When employees frequently come and go, recruitment costs skyrocket. You've got to spend money on job ads, interviews, background checks, and more. But it doesn't stop there. 

Training new hires to get up to speed costs time and resources, draining productivity. Therefore, investing time and energy in improving employee retention is essential to keep your business profitable. 

Consider Costco. The company has a turnover rate of 13% in an industry where its peers experience a turnover of 20% or higher. Because its employees stay for longer periods, Costco spends less on constantly hiring and training new workers. This helps the company keep costs in check and invest in other areas of the business.

Prevent operational disruptions

High turnover disrupts operations, causes workflow hiccups, and can lead to costly mistakes. As a result, productivity takes a hit, and teams may struggle to meet deadlines.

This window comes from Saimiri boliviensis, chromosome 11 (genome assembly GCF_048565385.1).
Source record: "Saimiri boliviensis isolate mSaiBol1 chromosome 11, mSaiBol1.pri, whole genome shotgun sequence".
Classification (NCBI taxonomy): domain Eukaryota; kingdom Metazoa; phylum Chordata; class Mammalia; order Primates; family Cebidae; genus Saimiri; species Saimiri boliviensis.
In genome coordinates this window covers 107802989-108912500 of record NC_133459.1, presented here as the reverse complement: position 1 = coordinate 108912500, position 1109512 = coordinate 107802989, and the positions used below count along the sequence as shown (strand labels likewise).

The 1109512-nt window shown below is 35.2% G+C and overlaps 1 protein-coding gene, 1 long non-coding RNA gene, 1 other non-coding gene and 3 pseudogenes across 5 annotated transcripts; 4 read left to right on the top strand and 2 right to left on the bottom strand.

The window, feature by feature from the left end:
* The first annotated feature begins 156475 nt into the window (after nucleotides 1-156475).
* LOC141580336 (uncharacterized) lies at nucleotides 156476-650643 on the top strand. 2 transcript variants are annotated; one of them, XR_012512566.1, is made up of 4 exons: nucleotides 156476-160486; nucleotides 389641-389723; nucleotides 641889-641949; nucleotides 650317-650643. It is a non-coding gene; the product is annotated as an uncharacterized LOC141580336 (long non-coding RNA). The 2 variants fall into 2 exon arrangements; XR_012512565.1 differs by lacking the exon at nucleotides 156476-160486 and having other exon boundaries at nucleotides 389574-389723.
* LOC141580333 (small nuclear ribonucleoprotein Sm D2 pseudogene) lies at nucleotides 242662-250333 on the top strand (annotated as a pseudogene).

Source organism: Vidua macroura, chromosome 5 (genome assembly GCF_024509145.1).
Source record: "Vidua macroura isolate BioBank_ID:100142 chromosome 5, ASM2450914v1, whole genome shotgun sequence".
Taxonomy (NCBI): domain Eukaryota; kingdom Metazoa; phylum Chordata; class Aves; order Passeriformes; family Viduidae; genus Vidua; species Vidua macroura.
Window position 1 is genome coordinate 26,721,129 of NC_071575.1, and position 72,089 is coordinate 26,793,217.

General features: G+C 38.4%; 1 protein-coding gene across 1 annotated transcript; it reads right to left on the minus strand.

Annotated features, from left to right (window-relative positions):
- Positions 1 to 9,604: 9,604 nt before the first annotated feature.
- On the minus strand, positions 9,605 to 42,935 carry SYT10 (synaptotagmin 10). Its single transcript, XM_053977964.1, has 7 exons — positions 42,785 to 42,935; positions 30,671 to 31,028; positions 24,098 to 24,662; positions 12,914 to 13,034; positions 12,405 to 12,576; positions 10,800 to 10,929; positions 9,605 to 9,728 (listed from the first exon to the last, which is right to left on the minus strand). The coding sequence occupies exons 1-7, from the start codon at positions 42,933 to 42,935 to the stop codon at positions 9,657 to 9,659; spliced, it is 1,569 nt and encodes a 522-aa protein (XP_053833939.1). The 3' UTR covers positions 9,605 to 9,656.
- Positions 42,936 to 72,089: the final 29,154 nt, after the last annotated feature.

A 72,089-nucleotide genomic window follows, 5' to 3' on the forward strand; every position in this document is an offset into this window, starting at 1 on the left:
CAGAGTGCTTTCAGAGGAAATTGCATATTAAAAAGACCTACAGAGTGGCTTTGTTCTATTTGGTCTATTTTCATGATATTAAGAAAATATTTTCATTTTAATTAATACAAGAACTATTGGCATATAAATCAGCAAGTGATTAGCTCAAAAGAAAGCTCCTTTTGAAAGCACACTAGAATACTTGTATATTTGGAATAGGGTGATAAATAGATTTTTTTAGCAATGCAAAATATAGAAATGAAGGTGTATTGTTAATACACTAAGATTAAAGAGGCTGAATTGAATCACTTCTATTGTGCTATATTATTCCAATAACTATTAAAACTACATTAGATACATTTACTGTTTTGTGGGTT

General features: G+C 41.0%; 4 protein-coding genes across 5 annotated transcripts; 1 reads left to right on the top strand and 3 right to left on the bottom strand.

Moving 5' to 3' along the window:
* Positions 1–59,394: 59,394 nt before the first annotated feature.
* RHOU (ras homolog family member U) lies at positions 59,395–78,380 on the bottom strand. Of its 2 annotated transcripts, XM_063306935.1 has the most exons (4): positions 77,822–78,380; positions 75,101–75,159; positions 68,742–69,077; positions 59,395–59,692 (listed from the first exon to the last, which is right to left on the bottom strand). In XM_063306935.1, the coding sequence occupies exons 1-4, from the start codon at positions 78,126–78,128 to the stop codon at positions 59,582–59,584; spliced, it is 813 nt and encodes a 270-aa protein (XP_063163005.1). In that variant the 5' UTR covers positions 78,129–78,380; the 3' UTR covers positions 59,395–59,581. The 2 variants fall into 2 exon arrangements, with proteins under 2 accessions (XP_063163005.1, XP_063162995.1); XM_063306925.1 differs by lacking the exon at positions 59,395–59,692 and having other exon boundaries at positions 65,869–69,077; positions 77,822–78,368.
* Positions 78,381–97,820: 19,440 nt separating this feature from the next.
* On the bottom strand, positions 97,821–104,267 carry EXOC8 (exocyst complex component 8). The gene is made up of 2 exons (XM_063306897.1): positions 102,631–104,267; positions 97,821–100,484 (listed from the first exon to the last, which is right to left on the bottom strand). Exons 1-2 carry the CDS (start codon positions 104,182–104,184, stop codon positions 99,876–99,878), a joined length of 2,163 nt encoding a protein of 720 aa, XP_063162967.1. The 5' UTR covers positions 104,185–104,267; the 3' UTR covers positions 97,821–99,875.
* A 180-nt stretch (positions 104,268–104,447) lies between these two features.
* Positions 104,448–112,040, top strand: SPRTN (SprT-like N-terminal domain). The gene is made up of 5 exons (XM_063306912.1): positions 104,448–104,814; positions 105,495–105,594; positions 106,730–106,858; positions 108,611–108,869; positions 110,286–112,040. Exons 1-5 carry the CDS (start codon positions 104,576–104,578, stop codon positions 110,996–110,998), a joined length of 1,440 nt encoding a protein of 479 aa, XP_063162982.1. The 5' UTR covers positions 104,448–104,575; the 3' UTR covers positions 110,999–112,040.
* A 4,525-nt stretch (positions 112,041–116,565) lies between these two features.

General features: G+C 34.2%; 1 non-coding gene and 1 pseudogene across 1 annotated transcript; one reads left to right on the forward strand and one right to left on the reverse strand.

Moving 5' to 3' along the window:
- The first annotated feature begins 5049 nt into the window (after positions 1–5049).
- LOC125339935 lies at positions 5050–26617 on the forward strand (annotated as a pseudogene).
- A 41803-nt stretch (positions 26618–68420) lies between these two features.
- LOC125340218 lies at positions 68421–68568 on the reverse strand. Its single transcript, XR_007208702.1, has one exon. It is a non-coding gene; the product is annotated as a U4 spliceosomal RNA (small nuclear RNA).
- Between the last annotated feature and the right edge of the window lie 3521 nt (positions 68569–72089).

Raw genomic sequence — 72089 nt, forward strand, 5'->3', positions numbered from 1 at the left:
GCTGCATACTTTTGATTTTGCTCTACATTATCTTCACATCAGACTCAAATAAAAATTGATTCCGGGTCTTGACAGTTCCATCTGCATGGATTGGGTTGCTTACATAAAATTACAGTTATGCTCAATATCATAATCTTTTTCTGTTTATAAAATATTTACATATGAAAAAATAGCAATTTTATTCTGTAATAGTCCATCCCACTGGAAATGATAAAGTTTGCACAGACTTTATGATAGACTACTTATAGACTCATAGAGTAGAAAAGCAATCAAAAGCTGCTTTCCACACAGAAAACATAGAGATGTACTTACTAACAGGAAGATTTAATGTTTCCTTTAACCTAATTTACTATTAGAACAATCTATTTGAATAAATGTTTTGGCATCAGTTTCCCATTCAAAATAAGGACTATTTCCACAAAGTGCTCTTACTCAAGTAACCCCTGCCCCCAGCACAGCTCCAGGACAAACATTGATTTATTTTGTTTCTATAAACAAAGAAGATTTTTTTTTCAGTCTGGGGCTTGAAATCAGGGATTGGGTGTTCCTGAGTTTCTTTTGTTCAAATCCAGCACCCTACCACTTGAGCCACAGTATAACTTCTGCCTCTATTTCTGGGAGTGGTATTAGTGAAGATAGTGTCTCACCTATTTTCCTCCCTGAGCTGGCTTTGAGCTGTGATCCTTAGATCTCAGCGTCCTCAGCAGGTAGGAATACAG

A few years ago, Zach Snyder had to step away from the Justice League movie and Joss Whedon came in to finish it. The final product neither had Whedon’s signature comedic style nor Snyder’s darkness. That’s what happens to most projects at work when the people working on them leave and other people finish them.

When employees leave, their institutional knowledge leaves with them. Experienced employees understand the company’s processes, history, and unique challenges. Losing this knowledge through frequent turnover can be detrimental. Retaining employees ensures that this valuable knowledge remains within the organization and is transferred to new employees.

Cultivate a sense of belonging